It’s a 60-40 split that today’s healthcare software cannot or can, respectively, support needed improvements in cost and quality. New poll to your right: a quick read on which vendor is “doing things right” more than the others, which you can define however you like (quality, vision, business, etc.)
Financial performance solutions vendor MedAssets reports Q3 numbers: revenue up 50%, EPS –$0.02 vs. $0.14. Excluding integration costs from its Broadlane Group acquisition, earnings of $0.26 handily beat expectations of $0.16, sending shares flying on Friday to close up 16.7% as Nasdaq’s seventh biggest percentage gainer. I’m not much of a stock-picker and I own no shares in MDAS, but after a year of not-so-good performance (MDAS in blue, Nasdaq in green, and the Dow in red), it looks as though MDAS is moving up out of its trading range on increased volume, which is usually a good thing (duh). Market cap is $712 million.
Weird News Andy can’t decide whether this is a trick or a treat. A man walks into a hospital complaining of leg pain. Astute clinicians postulate that a potential etiology is the bullet lodged there from a Halloween shooting three days earlier. The patient said yes, he did recall that unfortunate eposide, but didn’t think it was a big deal.
New York-based Netsmart Technologies, run by former Cerner COO Mike Valentine, will relocate to Kansas City, creating 130 jobs with plans to hire up to 520 total employees. CEO Valentine never moved from Kansas City since he left Cerner in April 2011 and joined Netsmart in May 2011, so he gets to make all the employees move so he doesn’t have to (those handful willing to leave New York to go to Missouri, anyway, although the company will keep a New York office.) Netsmart sells solutions that include behavioral, public health, substance abuse, and social services.
Here’s Vince’s Part 2 HIS-tory of Computer Synergy.
Medicare’s pilot projects for commercially run disease management programs actually cost taxpayers more money and didn’t improve quality, a study finds. Five of the eight participating companies were losing so much money they paid an exit fee to drop out early. The conclusion is that just calling or visiting elderly patients occasionally doesn’t really accomplish much, and health coaches in such a program need to be given access to hospitals and practices and their patient information to coordinate care.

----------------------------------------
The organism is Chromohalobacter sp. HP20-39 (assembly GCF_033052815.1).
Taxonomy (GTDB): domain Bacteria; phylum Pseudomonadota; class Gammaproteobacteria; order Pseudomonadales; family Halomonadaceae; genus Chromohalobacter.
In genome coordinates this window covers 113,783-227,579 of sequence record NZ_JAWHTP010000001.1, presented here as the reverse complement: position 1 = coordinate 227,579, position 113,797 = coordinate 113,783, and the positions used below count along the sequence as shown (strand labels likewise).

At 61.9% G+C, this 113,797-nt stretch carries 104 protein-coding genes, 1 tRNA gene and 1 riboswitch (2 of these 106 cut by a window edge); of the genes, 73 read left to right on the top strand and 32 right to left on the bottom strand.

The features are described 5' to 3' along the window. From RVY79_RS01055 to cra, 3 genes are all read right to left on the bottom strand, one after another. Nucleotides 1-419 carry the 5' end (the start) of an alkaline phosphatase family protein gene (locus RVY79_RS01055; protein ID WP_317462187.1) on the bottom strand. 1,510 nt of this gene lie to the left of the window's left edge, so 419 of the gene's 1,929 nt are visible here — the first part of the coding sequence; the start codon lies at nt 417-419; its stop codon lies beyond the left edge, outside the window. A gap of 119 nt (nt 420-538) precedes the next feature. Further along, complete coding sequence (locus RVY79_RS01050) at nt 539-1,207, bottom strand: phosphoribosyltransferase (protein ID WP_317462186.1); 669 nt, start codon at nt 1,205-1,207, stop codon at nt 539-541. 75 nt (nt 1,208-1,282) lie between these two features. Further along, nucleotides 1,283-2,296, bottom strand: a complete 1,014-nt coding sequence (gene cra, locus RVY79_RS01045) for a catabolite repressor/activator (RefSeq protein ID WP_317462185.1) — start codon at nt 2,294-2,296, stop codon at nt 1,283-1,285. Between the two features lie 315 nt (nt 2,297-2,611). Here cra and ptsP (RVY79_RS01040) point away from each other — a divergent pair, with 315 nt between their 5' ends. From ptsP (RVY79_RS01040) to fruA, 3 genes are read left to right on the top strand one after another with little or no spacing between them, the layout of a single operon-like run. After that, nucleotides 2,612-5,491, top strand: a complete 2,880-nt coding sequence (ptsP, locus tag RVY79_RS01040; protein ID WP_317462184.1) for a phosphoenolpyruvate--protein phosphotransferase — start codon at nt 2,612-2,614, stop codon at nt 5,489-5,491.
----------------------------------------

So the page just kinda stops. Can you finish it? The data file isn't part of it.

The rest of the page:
The DC RHIO is shut down when the city declines to continue funding it. The mayor apparently wants to take the federal grant money and start a new HIE.
The Louisiana Health Information Exchange launches after conducting pilots with Lafayette General Medical Center and Opelousas General Health System. They’re trying to recruit Ochsner, LSU, and Franciscan Ministries to sign up. Orion Health is providing the technology. The HIE received $10.6 million in federal taxpayer dollars in March 2010.
UCLA Health System notifies 16,000 patients that their personal information was stored on a hard drive that was stolen in a burglary of the home of one of its doctors. The drive was encrypted, but the doctor had written the password on a slip of paper near the drive and that appears to have been taken as well.
Lawrence Memorial Hospital (KS) warns that patient billing and credit card information was exposed on the Internet for more than a month due to “failed security measures” by the Web host of the hospital’s online bill-pay vendor.
Blue Cross Blue Shield of Delaware offers to spend $30 million in charitable projects, including donating $1 million a year for the next five years to support the Delaware Health Information Network, in an attempt to convince regulators to allow it to merge with Pittsburgh-based insurer Highmark. The state’s attorney general says Delaware citizens have subsidized BCBS to the tune of $181 million and he wants at least $45 million set aside to benefit Delaware.
Massachusetts plans to allow casinos to operate in the state, earmarking 23% of the hefty license fees involved, or around $50 million, toward encouraging the use of electronic medical records in hopes they will help control the state’s rising health costs.